Umbilical Hernia

Pig with Umbilical Hernia

Not everybody’s perfect. Once in a while someone’s belly button doesn’t get properly tied by the doctor and you get an outie or it even comes untied, or unbuttoned, in which case you get a hernia as the guts spill out. Messy, messy…

Well, not really, outies, innies and umbilical hernias have nothing to do with tying off the umbilical cord. In fact, umbilical hernias are a congenital defect where the abdominal tissue is not tight enough leaving a wean point or hole through which the intestines are able to extrude under the skin creating a bulge like the one on the pig shown above. This is real and can happen in humans too.

There appears to be a genetic link to umbilical hernias. Years ago we had them more often, although still rare. I noticed that they trended in certain genetic lines within our herds so I culled out those genes over a period of many generations. When we got additional genetics a few years ago the gene for this showed up in that herd too and I’m working at weeding it out again. Infrequently popping up recessive inclination traits like this are the hardest to work on in a genetic program but persistence pays off resulting in gradual improvement of the herds. This works since only about 5% of females ever get to breed and only 0.5% of males get to breed. Nature runs her herds in much the same way.

Generally a pig will show the umbilical hernia by weaning age. If it is doing okay I’ll keep watching it and sometimes the pig grows fine right up to finisher size.

If pinched and unaddressed then the pig can die from the hernia so you want to keep an eye one it if you have a pig with a hernia. The pig would literally die of starvation amid plenty. If I see the pig start to lose weight that tells me that the hernia has pinched the intestines and the pig is no longer able to pass it’s bowels. That means it is slaughter time. These make fine roaster pigs, there is nothing wrong with the meat, they just won’t grow well.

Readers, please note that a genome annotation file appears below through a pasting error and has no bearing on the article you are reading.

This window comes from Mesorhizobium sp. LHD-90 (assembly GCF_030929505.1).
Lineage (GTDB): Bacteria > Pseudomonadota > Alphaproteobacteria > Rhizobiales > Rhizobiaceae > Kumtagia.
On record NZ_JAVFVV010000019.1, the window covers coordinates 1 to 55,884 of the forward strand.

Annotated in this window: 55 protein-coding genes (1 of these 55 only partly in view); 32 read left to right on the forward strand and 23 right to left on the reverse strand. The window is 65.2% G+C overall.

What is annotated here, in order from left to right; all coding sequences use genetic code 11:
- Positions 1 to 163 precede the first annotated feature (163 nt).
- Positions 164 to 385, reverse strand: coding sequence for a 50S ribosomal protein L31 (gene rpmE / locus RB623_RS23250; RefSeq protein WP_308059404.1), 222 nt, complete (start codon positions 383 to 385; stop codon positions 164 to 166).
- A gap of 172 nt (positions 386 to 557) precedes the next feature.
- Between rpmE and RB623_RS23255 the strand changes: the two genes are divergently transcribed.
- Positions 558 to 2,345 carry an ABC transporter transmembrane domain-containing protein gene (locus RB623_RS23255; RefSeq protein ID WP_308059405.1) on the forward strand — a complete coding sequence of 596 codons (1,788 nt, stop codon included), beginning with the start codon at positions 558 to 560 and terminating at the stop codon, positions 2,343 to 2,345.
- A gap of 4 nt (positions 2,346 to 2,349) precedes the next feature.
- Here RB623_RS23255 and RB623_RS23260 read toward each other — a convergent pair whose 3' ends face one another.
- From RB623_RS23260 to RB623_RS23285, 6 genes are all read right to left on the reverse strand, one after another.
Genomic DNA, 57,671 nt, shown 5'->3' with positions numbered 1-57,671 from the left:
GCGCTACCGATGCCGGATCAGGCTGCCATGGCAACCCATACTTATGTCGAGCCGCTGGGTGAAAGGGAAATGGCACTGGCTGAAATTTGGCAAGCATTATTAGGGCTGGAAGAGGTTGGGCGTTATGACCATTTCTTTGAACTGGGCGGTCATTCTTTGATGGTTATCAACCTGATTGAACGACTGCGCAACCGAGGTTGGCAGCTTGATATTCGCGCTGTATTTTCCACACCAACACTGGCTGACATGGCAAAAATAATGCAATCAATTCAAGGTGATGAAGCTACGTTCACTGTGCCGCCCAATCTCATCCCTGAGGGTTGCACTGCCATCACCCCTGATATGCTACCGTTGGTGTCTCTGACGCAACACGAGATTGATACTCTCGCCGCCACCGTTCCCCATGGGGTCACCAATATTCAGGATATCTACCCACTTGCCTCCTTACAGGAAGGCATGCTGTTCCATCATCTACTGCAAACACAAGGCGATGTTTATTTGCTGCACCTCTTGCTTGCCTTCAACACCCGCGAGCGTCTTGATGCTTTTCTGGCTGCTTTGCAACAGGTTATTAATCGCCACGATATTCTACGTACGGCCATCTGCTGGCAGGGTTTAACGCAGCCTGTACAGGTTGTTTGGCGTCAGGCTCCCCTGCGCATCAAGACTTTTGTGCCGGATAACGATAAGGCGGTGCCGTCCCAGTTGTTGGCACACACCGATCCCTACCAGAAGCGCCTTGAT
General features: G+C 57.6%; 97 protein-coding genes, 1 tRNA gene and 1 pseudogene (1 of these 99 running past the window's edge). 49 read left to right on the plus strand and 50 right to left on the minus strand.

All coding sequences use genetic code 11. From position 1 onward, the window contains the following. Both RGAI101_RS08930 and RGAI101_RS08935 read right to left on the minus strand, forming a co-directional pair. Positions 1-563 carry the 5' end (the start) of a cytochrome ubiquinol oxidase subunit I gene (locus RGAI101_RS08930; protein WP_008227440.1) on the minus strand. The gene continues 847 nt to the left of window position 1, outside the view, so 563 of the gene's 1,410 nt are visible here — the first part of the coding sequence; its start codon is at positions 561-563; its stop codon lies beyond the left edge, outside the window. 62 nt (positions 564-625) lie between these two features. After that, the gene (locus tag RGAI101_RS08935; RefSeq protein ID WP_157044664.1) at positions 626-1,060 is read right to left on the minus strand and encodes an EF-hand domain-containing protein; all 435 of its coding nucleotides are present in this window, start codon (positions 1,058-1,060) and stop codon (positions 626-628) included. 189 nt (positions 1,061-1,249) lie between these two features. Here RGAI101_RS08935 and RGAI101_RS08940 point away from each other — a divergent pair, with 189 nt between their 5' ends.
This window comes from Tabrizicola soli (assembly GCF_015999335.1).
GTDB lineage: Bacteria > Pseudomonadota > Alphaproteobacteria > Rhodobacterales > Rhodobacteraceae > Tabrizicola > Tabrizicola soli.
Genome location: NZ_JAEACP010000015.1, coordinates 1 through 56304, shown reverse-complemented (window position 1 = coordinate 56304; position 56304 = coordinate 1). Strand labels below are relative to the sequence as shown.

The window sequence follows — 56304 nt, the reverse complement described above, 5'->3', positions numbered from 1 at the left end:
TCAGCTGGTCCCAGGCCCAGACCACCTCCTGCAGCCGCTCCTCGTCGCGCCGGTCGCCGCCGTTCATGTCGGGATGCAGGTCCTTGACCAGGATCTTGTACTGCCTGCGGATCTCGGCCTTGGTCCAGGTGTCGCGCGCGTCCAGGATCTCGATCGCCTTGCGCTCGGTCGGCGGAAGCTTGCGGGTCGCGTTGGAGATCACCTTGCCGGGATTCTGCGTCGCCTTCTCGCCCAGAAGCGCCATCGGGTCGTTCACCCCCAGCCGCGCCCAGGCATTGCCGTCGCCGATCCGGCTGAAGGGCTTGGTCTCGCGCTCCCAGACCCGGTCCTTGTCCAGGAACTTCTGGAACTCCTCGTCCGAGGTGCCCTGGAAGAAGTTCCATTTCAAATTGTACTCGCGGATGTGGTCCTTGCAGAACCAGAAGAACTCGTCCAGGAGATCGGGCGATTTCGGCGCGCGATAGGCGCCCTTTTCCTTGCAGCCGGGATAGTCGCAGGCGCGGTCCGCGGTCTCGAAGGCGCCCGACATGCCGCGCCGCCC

You might even see the abdomen bloat like the assholeless piglets – the ones I refer to as being unopinionated.

I have heard of people using duct tape and half a tennis ball to push the extruding piece of intestine back in and then hold it within the pig in the hope it will heal up the hernia hole. If one were to do that then the pig should be separated from other pigs for the duration of the treatment as the cohort mates may rip off the tape.

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About Walter Jeffries

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3 Responses to Umbilical Hernia

  1. Dawn Carroll says:

    I had a mess of scrotal hernia’s one time. Same lines… same sows, same boars…there was some chatter about some of it being related to a calcium deficiency. I have had a few piglets get hernias after being laid up by the sow or from being at the bottom of the pig pile due to the pressure of being laid on. At least that is what seemed to have happened when one minute they didn’t have a hernia and the next minute the hernia popped up or out I should say.

  2. Sarah says:

    Walter, I really enjoy and appreciate your posts. I am starting pastured pork production and your website has been an amazing help. Do you have any experience with or info on scrotal hernias? We have a little piglet (2 weeks old) with one. We decided not to cut as our general policy, but wondering if it is worth doing the procedure to fix him up? What is the likelihood that this pig will suffer or die from the hernia? Do abattoirs usually refuse to take a pig with a scrotal hernia? Thanks in advance for your thoughts on this one!

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